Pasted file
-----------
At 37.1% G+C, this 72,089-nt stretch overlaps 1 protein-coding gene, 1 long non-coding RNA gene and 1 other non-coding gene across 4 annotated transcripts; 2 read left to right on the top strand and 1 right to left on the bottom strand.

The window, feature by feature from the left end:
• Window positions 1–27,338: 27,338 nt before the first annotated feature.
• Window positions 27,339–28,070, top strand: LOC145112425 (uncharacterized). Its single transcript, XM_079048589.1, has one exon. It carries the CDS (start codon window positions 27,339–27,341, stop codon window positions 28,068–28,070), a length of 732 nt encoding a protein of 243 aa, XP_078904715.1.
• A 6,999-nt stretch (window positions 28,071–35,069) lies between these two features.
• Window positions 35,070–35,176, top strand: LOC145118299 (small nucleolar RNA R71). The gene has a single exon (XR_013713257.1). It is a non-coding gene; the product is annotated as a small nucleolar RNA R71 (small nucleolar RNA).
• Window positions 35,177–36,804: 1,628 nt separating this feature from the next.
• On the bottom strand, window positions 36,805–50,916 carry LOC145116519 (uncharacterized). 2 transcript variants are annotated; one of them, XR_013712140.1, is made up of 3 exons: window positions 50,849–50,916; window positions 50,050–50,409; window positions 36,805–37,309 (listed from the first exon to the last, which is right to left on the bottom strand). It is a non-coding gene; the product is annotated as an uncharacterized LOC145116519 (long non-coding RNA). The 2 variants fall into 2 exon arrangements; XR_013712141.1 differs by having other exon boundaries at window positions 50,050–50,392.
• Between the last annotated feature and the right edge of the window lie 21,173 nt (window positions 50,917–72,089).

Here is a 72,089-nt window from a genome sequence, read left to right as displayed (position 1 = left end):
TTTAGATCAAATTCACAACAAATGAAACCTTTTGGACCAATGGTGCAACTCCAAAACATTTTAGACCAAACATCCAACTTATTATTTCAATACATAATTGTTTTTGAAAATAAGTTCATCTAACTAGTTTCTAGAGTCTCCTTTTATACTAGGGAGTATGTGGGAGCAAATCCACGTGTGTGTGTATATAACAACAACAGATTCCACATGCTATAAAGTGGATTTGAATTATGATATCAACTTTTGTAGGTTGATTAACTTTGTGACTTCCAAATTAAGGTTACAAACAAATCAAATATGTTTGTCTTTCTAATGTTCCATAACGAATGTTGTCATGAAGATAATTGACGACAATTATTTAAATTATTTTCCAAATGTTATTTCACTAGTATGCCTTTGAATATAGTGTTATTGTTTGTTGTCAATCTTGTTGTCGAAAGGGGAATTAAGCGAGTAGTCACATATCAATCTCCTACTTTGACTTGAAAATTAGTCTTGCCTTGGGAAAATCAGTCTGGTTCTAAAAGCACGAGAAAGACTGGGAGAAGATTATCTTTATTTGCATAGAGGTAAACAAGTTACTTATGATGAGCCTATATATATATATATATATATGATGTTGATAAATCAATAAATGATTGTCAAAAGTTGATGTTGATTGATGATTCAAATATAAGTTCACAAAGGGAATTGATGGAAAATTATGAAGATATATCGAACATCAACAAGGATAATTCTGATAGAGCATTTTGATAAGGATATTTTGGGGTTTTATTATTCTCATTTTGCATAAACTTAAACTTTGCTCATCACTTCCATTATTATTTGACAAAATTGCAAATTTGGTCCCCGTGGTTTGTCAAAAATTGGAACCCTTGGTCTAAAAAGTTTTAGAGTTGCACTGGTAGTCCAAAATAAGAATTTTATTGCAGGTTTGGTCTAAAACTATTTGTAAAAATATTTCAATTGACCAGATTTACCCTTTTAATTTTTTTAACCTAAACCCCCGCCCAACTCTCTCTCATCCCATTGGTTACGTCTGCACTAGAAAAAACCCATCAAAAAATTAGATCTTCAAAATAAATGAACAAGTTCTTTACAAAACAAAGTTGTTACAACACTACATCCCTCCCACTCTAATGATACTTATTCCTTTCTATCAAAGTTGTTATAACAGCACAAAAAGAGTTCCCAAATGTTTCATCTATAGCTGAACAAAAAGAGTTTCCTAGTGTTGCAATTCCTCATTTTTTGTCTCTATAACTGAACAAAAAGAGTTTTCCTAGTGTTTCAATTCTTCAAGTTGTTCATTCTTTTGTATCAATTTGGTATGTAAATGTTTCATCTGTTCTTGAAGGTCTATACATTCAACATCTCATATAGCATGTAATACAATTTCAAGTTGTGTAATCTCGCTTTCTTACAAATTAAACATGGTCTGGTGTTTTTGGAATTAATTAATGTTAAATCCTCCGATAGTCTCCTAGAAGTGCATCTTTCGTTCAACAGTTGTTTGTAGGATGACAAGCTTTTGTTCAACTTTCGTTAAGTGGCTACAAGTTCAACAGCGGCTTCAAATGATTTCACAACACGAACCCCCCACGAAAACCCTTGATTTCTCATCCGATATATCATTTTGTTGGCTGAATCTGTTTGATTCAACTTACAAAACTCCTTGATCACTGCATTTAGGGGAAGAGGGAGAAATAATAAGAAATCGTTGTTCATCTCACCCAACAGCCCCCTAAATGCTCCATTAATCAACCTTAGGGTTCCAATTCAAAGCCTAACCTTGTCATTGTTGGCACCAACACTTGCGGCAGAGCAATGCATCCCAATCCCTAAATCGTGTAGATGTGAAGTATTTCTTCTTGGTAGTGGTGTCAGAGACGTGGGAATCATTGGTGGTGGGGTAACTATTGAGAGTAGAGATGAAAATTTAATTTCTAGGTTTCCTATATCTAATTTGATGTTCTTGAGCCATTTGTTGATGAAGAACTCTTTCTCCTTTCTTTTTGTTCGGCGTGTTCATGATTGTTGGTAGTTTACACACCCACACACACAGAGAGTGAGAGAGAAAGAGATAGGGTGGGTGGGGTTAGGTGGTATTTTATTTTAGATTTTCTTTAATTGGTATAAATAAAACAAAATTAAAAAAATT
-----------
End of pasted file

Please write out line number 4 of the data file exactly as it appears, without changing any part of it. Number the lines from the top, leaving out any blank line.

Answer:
• Window positions 27,339–28,070, top strand: LOC145112425 (uncharacterized). Its single transcript, XM_079048589.1, has one exon. It carries the CDS (start codon window positions 27,339–27,341, stop codon window positions 28,068–28,070), a length of 732 nt encoding a protein of 243 aa, XP_078904715.1.